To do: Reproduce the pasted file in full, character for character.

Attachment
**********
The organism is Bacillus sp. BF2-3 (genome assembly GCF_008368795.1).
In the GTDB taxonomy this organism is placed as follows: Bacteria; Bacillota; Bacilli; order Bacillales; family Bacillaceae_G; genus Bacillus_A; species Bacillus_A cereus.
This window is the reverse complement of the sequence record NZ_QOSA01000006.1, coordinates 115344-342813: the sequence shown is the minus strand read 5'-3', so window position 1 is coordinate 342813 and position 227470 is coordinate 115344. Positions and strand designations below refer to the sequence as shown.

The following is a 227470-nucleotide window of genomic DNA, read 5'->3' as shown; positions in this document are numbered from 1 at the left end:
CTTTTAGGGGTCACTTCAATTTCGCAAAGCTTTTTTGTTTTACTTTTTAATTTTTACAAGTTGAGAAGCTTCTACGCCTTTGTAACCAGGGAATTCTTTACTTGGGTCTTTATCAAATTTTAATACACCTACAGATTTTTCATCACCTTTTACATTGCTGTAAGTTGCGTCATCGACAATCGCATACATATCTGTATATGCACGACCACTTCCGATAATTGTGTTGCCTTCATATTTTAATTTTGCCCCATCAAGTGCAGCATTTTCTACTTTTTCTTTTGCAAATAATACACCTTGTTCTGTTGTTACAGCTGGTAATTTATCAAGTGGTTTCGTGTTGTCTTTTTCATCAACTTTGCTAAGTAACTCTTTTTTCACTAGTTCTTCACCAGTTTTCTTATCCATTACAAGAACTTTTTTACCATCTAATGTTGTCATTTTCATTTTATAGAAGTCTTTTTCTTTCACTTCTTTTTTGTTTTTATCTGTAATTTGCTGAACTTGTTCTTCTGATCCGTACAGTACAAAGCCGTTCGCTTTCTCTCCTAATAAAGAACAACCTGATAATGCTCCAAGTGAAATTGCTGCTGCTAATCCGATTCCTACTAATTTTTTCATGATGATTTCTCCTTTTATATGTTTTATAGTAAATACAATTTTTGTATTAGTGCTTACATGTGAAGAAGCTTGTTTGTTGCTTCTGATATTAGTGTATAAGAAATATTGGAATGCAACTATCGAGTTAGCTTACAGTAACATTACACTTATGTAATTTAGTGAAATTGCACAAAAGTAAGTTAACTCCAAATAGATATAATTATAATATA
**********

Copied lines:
The organism is Bacillus sp. BF2-3 (genome assembly GCF_008368795.1).
In the GTDB taxonomy this organism is placed as follows: Bacteria; Bacillota; Bacilli; order Bacillales; family Bacillaceae_G; genus Bacillus_A; species Bacillus_A cereus.
This window is the reverse complement of the sequence record NZ_QOSA01000006.1, coordinates 115344-342813: the sequence shown is the minus strand read 5'-3', so window position 1 is coordinate 342813 and position 227470 is coordinate 115344. Positions and strand designations below refer to the sequence as shown.

The following is a 227470-nucleotide window of genomic DNA, read 5'->3' as shown; positions in this document are numbered from 1 at the left end:
CTTTTAGGGGTCACTTCAATTTCGCAAAGCTTTTTTGTTTTACTTTTTAATTTTTACAAGTTGAGAAGCTTCTACGCCTTTGTAACCAGGGAATTCTTTACTTGGGTCTTTATCAAATTTTAATACACCTACAGATTTTTCATCACCTTTTACATTGCTGTAAGTTGCGTCATCGACAATCGCATACATATCTGTATATGCACGACCACTTCCGATAATTGTGTTGCCTTCATATTTTAATTTTGCCCCATCAAGTGCAGCATTTTCTACTTTTTCTTTTGCAAATAATACACCTTGTTCTGTTGTTACAGCTGGTAATTTATCAAGTGGTTTCGTGTTGTCTTTTTCATCAACTTTGCTAAGTAACTCTTTTTTCACTAGTTCTTCACCAGTTTTCTTATCCATTACAAGAACTTTTTTACCATCTAATGTTGTCATTTTCATTTTATAGAAGTCTTTTTCTTTCACTTCTTTTTTGTTTTTATCTGTAATTTGCTGAACTTGTTCTTCTGATCCGTACAGTACAAAGCCGTTCGCTTTCTCTCCTAATAAAGAACAACCTGATAATGCTCCAAGTGAAATTGCTGCTGCTAATCCGATTCCTACTAATTTTTTCATGATGATTTCTCCTTTTATATGTTTTATAGTAAATACAATTTTTGTATTAGTGCTTACATGTGAAGAAGCTTGTTTGTTGCTTCTGATATTAGTGTATAAGAAATATTGGAATGCAACTATCGAGTTAGCTTACAGTAACATTACACTTATGTAATTTAGTGAAATTGCACAAAAGTAAGTTAACTCCAAATAGATATAATTATAATATA